The Israeli authorities confiscated land from the village of Duma for the purposes of establishing illegal settlements. These settlements now pose a real threat for the Palestinians on their own land. Since the establishment of the nearby settlements, and long before the attack on baby Ali, the residents of Duma have been subjected to violent attacks from the settlers. Farmers have been attacked in order to prevent them from reaching their agricultural land and settlers have also stolen crops, damaged trees and attacked homes, places of worship, cars and other private property.

The nearby settlement of Migdalim typifies the settlements around and the disregard for both international and Israeli law, which is the life of the people of Duma.

Photo Credit:EAPPI:S.Horne

The nearby settlement of Migdalim [Photo: EAPPI/S.Horne]

The main area of buildings on the hill is illegal under international law, with the row of white portacabins below illegal even under Israeli law.

Although the outpost portacabins are illegal under Israeli law, the authorities rarely act to demolish them. Over time, the portacabins are replaced by bricks and mortar – and that is how the settlements expand.

Even from the tiny village of Yanoun, you can see how the small outpost settlement nearby has started to expand in just five weeks.

The outpost settlement overlooking Yanoun:21/6/15. Photo Credit EAPPI:S.Horne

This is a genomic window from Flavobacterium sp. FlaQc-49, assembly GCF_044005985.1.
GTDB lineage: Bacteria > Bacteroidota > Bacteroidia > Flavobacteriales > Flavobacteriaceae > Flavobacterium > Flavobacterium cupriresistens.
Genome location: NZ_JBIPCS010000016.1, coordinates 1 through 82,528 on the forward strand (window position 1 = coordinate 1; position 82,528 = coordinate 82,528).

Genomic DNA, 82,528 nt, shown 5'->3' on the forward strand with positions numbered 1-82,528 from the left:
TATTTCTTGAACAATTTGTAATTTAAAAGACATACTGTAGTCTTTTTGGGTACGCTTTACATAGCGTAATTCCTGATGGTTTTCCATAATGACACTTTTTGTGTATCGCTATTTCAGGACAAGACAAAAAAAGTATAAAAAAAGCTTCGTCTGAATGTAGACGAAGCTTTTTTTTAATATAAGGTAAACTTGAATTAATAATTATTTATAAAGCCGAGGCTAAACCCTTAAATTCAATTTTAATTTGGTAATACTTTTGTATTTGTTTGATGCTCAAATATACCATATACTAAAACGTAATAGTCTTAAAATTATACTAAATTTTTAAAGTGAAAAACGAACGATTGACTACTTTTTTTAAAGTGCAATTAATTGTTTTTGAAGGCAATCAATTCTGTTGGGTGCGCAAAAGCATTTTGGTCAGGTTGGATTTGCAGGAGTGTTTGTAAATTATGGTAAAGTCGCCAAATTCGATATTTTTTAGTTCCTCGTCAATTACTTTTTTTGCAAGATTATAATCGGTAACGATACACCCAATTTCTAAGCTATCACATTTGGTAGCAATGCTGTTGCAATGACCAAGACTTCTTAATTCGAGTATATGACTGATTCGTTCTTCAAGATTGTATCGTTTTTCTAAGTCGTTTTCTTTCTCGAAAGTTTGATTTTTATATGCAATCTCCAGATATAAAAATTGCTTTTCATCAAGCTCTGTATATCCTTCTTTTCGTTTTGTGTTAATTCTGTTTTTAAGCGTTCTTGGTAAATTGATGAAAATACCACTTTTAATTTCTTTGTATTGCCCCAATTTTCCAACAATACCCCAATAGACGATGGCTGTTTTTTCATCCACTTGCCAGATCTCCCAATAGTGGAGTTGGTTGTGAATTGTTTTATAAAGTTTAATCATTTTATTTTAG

The outpost settlement overlooking Yanoun on June 21 [Photo: EAPPI/S.Horne]

The outpost settlement overlooking Yanoun:19/7/15. Photo Credit EAPPI:S.Horne

The outpost settlement overlooking Yanoun on July 19 [Photo: EAPPI/S.Horne]

Along with the expansion of settlements via portacabin outposts, settlements also expand following Israeli government announcements of new settlement buildings. A recent decision by the Israeli government to approve 1,000 new settlement homes in the West Bank was condemned by the UK.

On Friday morning the current EAPPI team went to Duma in the aftermath of the horrific arson attack. They wrote this incident report following their visit:

“After the arson attack in Duma and Ali’s death, Israeli soldiers have been present in Duma daily. They have been stopping people coming to the condolence events held at the local school’s yard. Their presence has also led to tension, as especially children are still very angry. They sometimes throw stones in the direction of soldiers who usually respond by shooting gas grenades (which make it hard to breathe) and shooting rubber bullets. As a consequence in total five people were injured (three very slightly, two more seriously and went to the hospital). Important is also that after the arson attack the people of Duma really don’t feel secure and don’t feel any support either from the Israeli or Palestinian side. Therefore, they are organising their own night guards who are monitoring the village and trying to ensure safety for the rest of the people. As they feel left alone, the contact person requested EAs support them by providing protective presence during the night time.” 

One can only hope the dreadful event that took place in Duma is violence too far, and that Israel sees the connection – which seems all too clear to this returned EA – between the disregard for international law and domestic law in respect of settlements, and the wider disregard for law and the rights of the Palestinian people.

There is some hope in the anti-violence marches that took place in Israel over the weekend. But I met no one in Israel or Palestine who thought change would come without external pressure. There is much for us to do.

UPDATE: the news has come through that on August 7, seven days after the attack, Ali’s father Saad died in hospital of wounds he sustained in the fire. You can read more here.  Saad’s wife, Reham, and their other son, four-year-old Ahmed, remain seriously injured following the attack.